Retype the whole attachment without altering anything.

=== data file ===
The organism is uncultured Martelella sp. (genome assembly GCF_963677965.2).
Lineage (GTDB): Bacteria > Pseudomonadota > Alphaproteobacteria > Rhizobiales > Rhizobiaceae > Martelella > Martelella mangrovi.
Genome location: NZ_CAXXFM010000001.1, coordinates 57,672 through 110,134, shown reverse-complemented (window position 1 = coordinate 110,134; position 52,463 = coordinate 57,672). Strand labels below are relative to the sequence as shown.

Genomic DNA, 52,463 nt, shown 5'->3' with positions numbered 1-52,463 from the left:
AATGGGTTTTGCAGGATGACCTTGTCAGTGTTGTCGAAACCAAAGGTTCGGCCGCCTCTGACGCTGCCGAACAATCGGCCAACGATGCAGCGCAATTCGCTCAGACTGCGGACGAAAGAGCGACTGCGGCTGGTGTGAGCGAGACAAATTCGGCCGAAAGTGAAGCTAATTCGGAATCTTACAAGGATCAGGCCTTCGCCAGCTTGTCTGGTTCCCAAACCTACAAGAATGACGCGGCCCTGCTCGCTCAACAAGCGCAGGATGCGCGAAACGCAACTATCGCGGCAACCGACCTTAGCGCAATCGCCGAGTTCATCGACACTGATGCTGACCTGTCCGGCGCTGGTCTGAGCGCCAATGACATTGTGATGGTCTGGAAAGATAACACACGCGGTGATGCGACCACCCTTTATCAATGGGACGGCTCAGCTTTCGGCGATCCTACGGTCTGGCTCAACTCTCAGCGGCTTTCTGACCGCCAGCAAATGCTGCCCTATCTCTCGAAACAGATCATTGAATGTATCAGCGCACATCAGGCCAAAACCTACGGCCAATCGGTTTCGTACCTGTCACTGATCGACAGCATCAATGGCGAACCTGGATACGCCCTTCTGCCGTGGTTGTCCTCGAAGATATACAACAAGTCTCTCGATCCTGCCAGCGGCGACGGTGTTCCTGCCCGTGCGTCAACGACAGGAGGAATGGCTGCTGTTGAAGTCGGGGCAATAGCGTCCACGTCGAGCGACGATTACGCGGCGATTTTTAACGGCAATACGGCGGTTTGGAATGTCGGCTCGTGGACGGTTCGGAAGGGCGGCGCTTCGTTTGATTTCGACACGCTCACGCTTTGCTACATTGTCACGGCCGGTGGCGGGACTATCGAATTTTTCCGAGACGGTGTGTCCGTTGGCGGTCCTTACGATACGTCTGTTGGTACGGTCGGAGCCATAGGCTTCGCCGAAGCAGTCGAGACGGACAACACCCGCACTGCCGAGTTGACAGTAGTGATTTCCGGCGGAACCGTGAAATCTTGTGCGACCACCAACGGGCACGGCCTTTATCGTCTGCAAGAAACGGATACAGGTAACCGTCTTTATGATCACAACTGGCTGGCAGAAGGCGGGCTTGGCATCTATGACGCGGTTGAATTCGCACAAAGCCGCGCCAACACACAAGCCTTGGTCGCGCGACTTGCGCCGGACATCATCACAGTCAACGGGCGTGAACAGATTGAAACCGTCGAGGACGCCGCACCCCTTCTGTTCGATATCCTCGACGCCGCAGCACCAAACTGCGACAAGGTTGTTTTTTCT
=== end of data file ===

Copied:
The organism is uncultured Martelella sp. (genome assembly GCF_963677965.2).
Lineage (GTDB): Bacteria > Pseudomonadota > Alphaproteobacteria > Rhizobiales > Rhizobiaceae > Martelella > Martelella mangrovi.
Genome location: NZ_CAXXFM010000001.1, coordinates 57,672 through 110,134, shown reverse-complemented (window position 1 = coordinate 110,134; position 52,463 = coordinate 57,672). Strand labels below are relative to the sequence as shown.

Genomic DNA, 52,463 nt, shown 5'->3' with positions numbered 1-52,463 from the left:
AATGGGTTTTGCAGGATGACCTTGTCAGTGTTGTCGAAACCAAAGGTTCGGCCGCCTCTGACGCTGCCGAACAATCGGCCAACGATGCAGCGCAATTCGCTCAGACTGCGGACGAAAGAGCGACTGCGGCTGGTGTGAGCGAGACAAATTCGGCCGAAAGTGAAGCTAATTCGGAATCTTACAAGGATCAGGCCTTCGCCAGCTTGTCTGGTTCCCAAACCTACAAGAATGACGCGGCCCTGCTCGCTCAACAAGCGCAGGATGCGCGAAACGCAACTATCGCGGCAACCGACCTTAGCGCAATCGCCGAGTTCATCGACACTGATGCTGACCTGTCCGGCGCTGGTCTGAGCGCCAATGACATTGTGATGGTCTGGAAAGATAACACACGCGGTGATGCGACCACCCTTTATCAATGGGACGGCTCAGCTTTCGGCGATCCTACGGTCTGGCTCAACTCTCAGCGGCTTTCTGACCGCCAGCAAATGCTGCCCTATCTCTCGAAACAGATCATTGAATGTATCAGCGCACATCAGGCCAAAACCTACGGCCAATCGGTTTCGTACCTGTCACTGATCGACAGCATCAATGGCGAACCTGGATACGCCCTTCTGCCGTGGTTGTCCTCGAAGATATACAACAAGTCTCTCGATCCTGCCAGCGGCGACGGTGTTCCTGCCCGTGCGTCAACGACAGGAGGAATGGCTGCTGTTGAAGTCGGGGCAATAGCGTCCACGTCGAGCGACGATTACGCGGCGATTTTTAACGGCAATACGGCGGTTTGGAATGTCGGCTCGTGGACGGTTCGGAAGGGCGGCGCTTCGTTTGATTTCGACACGCTCACGCTTTGCTACATTGTCACGGCCGGTGGCGGGACTATCGAATTTTTCCGAGACGGTGTGTCCGTTGGCGGTCCTTACGATACGTCTGTTGGTACGGTCGGAGCCATAGGCTTCGCCGAAGCAGTCGAGACGGACAACACCCGCACTGCCGAGTTGACAGTAGTGATTTCCGGCGGAACCGTGAAATCTTGTGCGACCACCAACGGGCACGGCCTTTATCGTCTGCAAGAAACGGATACAGGTAACCGTCTTTATGATCACAACTGGCTGGCAGAAGGCGGGCTTGGCATCTATGACGCGGTTGAATTCGCACAAAGCCGCGCCAACACACAAGCCTTGGTCGCGCGACTTGCGCCGGACATCATCACAGTCAACGGGCGTGAACAGATTGAAACCGTCGAGGACGCCGCACCCCTTCTGTTCGATATCCTCGACGCCGCAGCACCAAACTGCGACAAGGTTGTTTTTTCT